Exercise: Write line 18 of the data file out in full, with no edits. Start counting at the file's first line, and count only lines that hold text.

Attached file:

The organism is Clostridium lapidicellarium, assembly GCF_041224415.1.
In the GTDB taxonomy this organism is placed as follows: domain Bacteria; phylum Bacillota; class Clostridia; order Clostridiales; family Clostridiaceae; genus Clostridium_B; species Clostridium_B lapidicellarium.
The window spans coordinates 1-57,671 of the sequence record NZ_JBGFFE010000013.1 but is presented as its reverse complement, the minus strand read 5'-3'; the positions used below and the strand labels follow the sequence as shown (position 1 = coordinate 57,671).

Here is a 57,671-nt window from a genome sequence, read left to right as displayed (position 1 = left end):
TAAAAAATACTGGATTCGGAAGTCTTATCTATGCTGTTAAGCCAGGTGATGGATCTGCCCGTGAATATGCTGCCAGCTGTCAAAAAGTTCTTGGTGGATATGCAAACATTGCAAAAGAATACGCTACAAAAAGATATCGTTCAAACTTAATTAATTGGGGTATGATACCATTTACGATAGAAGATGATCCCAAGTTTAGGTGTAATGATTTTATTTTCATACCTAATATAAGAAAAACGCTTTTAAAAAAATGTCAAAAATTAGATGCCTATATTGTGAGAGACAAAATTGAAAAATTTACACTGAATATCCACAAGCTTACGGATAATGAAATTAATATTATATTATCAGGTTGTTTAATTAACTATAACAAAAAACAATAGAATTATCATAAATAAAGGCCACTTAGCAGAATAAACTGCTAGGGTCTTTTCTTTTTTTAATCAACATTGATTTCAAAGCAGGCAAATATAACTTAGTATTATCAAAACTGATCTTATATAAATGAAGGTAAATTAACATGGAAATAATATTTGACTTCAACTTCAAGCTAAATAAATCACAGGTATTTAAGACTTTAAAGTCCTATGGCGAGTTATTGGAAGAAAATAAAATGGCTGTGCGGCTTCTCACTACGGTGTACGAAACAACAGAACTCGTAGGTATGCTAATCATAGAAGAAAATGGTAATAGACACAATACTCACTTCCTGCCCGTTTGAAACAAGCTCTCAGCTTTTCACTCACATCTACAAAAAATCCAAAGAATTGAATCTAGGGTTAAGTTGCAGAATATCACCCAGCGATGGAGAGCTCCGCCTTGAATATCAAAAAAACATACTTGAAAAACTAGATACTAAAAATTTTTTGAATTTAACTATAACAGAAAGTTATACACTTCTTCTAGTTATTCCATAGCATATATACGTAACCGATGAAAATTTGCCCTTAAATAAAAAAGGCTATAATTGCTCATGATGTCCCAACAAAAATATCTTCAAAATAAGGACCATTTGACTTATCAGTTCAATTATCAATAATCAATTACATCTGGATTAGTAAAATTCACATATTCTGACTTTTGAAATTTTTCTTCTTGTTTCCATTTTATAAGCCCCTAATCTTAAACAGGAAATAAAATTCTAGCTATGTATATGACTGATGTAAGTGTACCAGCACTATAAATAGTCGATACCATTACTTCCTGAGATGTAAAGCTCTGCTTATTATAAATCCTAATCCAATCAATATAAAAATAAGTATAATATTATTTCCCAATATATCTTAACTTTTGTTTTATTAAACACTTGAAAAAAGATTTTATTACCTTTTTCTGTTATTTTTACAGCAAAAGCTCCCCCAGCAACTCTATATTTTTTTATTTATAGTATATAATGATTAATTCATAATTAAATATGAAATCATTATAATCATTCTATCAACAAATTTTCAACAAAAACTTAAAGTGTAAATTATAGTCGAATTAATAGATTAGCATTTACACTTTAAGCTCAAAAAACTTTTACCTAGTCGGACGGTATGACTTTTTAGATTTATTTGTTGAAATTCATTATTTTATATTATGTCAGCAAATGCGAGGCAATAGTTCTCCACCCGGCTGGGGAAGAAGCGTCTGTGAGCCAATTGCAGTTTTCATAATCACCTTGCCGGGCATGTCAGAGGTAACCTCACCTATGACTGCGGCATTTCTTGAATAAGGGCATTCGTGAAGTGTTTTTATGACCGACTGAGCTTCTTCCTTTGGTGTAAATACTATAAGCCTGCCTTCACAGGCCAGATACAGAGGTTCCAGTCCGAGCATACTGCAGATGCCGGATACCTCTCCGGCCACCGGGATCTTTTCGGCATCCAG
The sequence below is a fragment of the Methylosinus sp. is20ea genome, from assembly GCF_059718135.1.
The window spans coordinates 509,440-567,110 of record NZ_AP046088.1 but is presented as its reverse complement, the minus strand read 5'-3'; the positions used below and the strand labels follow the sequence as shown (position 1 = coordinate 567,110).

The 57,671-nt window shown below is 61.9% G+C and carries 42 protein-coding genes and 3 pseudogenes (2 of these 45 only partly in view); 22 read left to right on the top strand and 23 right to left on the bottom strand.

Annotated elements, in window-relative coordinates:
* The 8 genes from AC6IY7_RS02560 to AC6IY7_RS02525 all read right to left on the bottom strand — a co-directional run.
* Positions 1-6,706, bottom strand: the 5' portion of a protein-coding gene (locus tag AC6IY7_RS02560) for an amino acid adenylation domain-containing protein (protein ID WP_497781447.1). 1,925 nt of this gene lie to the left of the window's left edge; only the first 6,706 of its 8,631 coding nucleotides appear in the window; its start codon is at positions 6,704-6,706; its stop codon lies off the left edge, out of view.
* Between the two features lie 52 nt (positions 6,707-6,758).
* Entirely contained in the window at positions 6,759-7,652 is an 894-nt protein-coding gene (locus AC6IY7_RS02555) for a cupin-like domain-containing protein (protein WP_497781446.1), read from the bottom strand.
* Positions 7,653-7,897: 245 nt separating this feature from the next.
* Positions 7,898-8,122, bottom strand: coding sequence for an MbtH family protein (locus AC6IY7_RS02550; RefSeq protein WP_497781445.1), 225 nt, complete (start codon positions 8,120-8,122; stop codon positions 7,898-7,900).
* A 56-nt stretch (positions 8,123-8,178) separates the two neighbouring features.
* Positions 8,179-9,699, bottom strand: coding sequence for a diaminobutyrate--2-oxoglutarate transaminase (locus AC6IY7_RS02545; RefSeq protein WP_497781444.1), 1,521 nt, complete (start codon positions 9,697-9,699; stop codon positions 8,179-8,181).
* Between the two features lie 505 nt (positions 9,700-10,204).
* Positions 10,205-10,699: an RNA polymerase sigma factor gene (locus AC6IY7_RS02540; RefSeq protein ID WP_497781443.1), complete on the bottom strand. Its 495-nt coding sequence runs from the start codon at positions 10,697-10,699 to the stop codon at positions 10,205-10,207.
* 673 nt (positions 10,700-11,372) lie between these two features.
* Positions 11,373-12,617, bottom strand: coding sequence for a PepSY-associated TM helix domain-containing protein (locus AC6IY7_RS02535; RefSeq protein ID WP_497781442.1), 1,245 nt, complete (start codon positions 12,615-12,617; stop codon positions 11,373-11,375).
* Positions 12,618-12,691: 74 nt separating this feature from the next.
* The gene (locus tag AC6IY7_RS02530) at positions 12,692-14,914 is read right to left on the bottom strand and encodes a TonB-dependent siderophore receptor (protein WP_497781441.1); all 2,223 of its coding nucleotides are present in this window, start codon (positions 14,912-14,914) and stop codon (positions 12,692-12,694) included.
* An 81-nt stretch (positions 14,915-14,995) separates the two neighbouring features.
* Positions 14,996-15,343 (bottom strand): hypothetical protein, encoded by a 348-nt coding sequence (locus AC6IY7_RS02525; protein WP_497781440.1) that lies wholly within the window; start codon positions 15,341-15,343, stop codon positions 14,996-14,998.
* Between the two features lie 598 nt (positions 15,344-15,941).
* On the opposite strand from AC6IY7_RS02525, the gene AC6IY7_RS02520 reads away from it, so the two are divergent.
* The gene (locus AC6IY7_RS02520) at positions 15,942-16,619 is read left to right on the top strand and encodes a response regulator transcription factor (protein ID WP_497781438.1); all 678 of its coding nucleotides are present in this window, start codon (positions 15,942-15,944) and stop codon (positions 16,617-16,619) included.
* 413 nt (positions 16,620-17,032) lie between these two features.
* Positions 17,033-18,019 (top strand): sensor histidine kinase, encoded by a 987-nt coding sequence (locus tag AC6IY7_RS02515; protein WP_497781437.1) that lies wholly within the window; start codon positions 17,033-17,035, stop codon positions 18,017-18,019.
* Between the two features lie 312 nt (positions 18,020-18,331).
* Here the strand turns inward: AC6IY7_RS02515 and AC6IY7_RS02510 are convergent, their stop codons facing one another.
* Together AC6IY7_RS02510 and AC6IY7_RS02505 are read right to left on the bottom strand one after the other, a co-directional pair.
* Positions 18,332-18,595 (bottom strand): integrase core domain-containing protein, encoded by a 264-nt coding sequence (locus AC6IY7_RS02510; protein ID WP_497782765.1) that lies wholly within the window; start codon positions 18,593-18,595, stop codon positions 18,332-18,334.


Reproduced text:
* Between the two features lie 505 nt (positions 9,700-10,204).